“Don’t Say Gay” Bill Silences Students and Staff


Time Magazine

Supporters gather in South Florida to push back against the “Don’t Say Gay” bill.

Kaelin Collar, Editor-In-Chief

Recent concerns have arisen in Florida with a newly issued bill that has been sent to the Senate and House of Representatives, essentially banning students and staff members from discussing sexuality and gender identification in Florida public schools.

In essence, the State House Education and Employment Committee moved forward to the Judiciary branch with the Parental Right in Education the bill entitled, “Don’t Say Gay,” to ensure legislation will block LGBTQIA+ curriculum from being taught in schools.

“In hope, this bill will reinforce the fundamental right of parents to make decisions regarding the upbringing and control of their children. The bill may not encourage classroom discussion about orientation or gender identity in primary grade levels or in a manner that isn’t age-appropriate or developmentally appropriate for the students,” Republican and sponsor of the legislation, Joe Harding.

School districts supporting the potential bill have mentioned that students shouldn’t “worry about picking your gender at a young age,” while preventing same-sex parents from participating in classroom activities and oppressing Gender Sexuality Alliance (GSA) clubs.

“Schools need to be teaching kids to read and write. They need to teach students science and history. We need more civics, an understanding of the United States Constitution, and what makes our country unique. All those basic things,” Florida Governor, Ron DeSantis.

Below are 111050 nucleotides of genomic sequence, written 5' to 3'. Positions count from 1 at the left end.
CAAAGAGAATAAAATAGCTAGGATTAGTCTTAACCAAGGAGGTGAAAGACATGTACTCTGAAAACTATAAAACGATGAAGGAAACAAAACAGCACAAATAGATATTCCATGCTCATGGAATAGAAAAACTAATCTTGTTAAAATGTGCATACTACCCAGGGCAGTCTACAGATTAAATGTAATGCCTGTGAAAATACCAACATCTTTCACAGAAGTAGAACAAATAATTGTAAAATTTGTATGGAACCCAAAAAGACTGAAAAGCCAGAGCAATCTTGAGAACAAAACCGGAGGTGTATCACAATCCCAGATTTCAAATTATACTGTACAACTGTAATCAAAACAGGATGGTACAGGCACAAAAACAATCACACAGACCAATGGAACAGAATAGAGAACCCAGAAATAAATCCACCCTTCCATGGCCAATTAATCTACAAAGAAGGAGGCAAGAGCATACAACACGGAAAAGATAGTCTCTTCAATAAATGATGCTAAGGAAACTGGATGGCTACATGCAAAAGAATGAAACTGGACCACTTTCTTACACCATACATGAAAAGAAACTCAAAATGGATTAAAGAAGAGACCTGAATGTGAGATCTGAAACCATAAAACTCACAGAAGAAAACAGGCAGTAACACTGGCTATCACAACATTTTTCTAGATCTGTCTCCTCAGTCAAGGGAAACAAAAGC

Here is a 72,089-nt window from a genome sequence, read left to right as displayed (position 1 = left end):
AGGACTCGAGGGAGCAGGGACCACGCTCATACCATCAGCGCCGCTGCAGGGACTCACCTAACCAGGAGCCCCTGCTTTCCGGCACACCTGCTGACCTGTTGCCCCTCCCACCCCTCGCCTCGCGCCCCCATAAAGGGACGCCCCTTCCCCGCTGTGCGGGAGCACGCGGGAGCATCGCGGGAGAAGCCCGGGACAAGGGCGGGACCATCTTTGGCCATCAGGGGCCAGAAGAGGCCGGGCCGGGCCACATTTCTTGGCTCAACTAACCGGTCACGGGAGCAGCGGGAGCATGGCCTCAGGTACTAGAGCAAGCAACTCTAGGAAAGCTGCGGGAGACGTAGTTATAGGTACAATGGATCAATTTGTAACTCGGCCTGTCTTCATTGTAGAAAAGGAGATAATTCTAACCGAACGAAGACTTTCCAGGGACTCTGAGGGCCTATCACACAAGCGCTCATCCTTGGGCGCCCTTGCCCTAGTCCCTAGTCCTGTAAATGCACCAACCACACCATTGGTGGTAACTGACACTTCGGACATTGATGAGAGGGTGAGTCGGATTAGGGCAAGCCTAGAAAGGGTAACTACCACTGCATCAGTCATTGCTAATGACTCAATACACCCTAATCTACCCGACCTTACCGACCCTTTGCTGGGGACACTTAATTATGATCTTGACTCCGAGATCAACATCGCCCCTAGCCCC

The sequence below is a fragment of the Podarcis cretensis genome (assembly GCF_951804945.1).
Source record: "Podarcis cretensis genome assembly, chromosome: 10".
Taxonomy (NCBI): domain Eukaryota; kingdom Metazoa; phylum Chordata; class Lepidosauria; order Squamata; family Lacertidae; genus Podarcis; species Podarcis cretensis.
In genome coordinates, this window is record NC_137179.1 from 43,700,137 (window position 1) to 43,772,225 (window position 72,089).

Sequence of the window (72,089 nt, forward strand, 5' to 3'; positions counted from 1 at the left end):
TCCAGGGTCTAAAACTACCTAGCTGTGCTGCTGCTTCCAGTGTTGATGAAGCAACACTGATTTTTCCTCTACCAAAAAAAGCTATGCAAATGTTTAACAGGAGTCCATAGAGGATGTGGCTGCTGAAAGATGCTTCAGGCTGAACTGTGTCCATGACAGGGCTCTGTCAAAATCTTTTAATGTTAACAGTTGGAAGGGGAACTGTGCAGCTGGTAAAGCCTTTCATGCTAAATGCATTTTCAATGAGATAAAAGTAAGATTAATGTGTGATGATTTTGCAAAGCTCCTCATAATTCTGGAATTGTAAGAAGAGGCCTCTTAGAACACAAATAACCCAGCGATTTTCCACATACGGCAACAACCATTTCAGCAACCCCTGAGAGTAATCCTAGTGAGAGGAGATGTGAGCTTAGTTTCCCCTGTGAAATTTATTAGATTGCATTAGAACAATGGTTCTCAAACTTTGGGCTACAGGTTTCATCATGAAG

Although concerned parents have been encouraged to sue, any parental or staff member violation of the bill, such as suing or seeking damages, will result in fees and court costs. 

However, LGBTQIA+ advocacy groups, such as The Gay, Lesbian, and Straight Education Network (GLSEN), have started fighting the bill throughout Florida communities. GLSEN has concluded that 70% of LGBTQIA+ students have been harassed at school for their orientation. In comparison, the Trevor Project Study completed an analysis that 42% of LGBTQIA+ students have considered physical harm and suicide due to anti-LGBT sentiments.

Melanie Willingham-Jaggers, GLSEN executive director, emphasized, “This [the bill] would erase LGBTQ+ history and culture from lesson plans and sends a chilling message to those students’ families since it could imply shame.”

If signed into law, the bill could act as a complete ban on the lessons on LGBTQ+ history, oppression, and discussions about identities and orientation. Laws like this directly attack children for who they are, preventing them from learning and making healthy decisions.

“We have to create a learning environment where students feel safe and healthy. Otherwise, it’s not an effective learning environment,” Heather Wilkies of Zebra Coalition, a major Florida LGBTQ+ advocacy group.

School districts began inclusive of LGBTQIA+ curriculums as the Recall Education for Healthy Youth Act granted comprehensive sex education programs to cover sensitive and respectful discussions. As a result of not including same-sex learning material, the Trevor Project has concluded students report a lower overall GPA, skip class because of an unsafe environment, sexually transmitted diseases are more common, and self-harm is unfortunately frequent.

“Queer issues and access to supportive resources have been the priority against anti-LGBTQ attacks in recent years and have been a heightened effort since more violence has occurred. It’s so disheartening to think that students wouldn’t be able to freely talk about themselves or learn anything about their history,” further mentions Wilkie.

If passed in Florida and other anti-LGBTQIA+ states, including Arkansas, Kentucky, Indiana, South Dakota, New Hampshire, and Oklahoma that have begun developing a similar bill, students and staff members are put at a greater risk of feeling silenced, bullied, and harming themselves. In an everyday, developing country, this is a chance for America to make a landmark and step forward to encourage all students to view each other as equals, not further oppression.